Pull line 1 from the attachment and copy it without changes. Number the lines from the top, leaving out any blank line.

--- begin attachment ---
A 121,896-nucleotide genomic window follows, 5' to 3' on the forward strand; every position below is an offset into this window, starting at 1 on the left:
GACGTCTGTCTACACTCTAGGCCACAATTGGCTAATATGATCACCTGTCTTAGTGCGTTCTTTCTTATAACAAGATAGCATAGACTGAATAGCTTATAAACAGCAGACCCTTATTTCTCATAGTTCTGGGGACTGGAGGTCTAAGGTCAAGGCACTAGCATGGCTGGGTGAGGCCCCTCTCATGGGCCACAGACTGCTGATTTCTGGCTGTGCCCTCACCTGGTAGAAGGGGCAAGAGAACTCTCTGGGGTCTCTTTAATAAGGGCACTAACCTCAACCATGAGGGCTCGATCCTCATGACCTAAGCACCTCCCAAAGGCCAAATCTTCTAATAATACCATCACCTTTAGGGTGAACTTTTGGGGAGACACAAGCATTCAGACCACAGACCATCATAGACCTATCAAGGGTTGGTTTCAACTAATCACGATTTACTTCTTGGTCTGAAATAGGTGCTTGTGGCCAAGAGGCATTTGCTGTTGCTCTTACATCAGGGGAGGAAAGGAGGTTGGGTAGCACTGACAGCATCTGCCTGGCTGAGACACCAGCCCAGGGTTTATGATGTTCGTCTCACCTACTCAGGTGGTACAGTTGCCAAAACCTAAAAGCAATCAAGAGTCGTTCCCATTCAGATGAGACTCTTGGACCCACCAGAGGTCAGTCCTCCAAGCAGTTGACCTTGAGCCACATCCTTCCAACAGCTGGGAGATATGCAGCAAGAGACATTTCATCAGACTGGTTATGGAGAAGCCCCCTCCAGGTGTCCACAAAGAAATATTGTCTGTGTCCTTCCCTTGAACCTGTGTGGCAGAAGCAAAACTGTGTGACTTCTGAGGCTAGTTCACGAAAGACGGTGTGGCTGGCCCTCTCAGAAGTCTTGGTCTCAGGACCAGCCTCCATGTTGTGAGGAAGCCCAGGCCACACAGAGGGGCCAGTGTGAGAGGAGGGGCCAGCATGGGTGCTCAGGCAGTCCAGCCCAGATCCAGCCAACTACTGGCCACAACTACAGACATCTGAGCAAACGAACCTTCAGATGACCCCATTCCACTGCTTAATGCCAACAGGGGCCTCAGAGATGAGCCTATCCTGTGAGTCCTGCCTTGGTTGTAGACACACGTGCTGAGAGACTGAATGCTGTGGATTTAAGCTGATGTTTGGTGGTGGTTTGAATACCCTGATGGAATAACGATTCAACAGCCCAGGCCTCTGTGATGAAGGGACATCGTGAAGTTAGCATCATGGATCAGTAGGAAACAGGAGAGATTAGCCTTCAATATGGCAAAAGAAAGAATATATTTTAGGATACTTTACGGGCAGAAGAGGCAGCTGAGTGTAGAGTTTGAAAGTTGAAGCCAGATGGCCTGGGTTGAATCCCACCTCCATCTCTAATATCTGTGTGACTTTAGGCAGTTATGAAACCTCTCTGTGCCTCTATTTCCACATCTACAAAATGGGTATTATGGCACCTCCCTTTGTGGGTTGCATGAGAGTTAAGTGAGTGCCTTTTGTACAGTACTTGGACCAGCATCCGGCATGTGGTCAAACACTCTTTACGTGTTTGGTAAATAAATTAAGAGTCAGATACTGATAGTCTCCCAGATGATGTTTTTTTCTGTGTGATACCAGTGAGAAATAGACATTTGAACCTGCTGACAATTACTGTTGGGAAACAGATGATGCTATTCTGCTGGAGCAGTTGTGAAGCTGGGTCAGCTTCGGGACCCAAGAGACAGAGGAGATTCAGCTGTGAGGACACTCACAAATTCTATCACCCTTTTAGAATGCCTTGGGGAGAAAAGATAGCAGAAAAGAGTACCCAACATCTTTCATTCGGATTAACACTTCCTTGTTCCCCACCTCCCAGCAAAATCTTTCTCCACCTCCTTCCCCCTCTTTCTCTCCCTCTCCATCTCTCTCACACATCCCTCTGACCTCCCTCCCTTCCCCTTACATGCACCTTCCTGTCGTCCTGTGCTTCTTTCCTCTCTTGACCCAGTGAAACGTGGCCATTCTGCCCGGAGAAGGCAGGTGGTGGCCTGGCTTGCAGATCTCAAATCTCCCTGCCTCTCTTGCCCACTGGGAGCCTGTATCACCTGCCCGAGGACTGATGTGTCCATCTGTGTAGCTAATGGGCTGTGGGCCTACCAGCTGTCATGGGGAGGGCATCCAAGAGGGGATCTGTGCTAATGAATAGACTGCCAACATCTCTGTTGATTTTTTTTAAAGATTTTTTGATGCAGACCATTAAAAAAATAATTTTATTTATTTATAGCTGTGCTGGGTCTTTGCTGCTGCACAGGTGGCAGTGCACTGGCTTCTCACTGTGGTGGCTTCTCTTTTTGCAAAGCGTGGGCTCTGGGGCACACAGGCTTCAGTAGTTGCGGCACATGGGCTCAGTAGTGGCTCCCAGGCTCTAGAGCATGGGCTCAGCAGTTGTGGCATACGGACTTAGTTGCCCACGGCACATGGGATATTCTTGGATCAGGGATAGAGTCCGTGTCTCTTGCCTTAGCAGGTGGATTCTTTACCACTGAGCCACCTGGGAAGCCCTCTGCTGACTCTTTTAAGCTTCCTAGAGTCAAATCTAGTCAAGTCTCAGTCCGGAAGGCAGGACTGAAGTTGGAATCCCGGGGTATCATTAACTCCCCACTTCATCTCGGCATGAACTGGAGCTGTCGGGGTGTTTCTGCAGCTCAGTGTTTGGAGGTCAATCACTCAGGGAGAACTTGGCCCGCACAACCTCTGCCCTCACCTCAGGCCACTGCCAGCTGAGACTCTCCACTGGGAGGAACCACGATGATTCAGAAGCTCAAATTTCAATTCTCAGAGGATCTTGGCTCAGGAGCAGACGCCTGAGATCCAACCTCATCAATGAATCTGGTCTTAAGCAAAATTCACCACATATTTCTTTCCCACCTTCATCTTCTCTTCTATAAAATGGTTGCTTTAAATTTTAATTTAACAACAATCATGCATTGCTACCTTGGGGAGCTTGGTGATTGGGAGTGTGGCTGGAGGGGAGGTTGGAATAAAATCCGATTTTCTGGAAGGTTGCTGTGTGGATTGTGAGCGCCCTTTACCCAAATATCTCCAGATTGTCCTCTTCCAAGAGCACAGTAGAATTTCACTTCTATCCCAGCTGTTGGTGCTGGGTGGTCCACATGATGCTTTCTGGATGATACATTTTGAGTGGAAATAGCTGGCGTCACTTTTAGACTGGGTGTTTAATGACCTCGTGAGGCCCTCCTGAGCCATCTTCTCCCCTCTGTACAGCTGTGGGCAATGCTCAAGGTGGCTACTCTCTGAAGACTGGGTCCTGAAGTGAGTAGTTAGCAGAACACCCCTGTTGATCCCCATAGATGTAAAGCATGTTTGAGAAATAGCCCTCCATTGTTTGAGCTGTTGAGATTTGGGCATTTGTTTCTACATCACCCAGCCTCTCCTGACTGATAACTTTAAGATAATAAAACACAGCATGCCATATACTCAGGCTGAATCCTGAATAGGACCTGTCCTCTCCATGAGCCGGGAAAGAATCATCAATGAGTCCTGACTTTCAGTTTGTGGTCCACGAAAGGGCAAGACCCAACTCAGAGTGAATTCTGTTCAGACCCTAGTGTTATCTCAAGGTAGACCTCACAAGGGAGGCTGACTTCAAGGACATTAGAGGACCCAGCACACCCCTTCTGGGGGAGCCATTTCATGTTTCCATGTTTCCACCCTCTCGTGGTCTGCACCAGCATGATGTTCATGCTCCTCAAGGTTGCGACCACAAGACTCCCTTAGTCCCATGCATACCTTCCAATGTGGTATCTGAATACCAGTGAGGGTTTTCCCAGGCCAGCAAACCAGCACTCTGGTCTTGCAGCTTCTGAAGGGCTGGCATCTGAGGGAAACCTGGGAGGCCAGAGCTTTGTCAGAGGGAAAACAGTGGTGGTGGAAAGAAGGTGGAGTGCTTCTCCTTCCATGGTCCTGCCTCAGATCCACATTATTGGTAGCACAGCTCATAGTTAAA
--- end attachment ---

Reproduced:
A 121,896-nucleotide genomic window follows, 5' to 3' on the forward strand; every position below is an offset into this window, starting at 1 on the left: